Johnson County Commissioners, after some discussion, enacted a burn ban effective immediately throughout all areas of the county, save Precinct 1 during its Monday meeting.

Woolley requested the ban.

“I know we had some rain a few days ago but we still have lots of dormant fuel,” Woolley said. ‘[Johnson County Emergency Management Director Jamie Moore] said we’ve been hammered with grass fires.”

Moore confirmed that seven grass fires broke out in the county last Tuesday over a two-hour period. One in the Venus area destroyed two mobile homes, he said.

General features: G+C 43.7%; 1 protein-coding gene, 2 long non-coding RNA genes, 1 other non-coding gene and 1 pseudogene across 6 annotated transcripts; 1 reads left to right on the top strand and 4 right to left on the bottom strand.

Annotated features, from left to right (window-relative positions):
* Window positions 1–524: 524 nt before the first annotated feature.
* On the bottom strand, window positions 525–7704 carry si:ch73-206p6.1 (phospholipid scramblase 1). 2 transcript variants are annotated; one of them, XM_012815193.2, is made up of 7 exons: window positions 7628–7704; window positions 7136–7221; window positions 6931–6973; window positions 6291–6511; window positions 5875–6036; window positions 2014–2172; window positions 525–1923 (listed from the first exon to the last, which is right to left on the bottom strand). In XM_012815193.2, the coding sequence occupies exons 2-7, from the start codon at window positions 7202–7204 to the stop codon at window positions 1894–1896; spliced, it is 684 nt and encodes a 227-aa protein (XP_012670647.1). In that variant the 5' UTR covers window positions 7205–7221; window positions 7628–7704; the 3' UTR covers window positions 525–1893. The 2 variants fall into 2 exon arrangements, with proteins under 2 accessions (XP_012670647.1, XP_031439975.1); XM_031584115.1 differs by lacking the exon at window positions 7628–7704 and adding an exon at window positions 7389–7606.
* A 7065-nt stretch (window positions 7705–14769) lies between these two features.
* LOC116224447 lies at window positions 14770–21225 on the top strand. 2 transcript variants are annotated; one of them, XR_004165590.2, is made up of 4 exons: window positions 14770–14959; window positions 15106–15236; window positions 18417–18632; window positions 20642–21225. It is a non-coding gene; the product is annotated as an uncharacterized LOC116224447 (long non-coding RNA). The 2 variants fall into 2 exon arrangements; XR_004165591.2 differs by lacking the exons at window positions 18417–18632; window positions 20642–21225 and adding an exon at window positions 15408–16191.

“Fortunately, neither was occupied at the time,” Moore said. “All of the fires were human caused and all burned an acre or more.”

Harmon noted that the drought index referenced by the Texas Forestry Service is not high enough to recommend calling for a burn ban

That index isn’t totally reliable, Woolley said, because it measures moisture in the ground but fails to take into account dead and dying fuel, such as grass and leaves. Woolley said conditions through much of the county are perfect for grass fires.

Commissioners in the end decided to enact the ban.

“If we get heavy rain in the next few days we can always lift it,” Commissioner Kenny Howell said.

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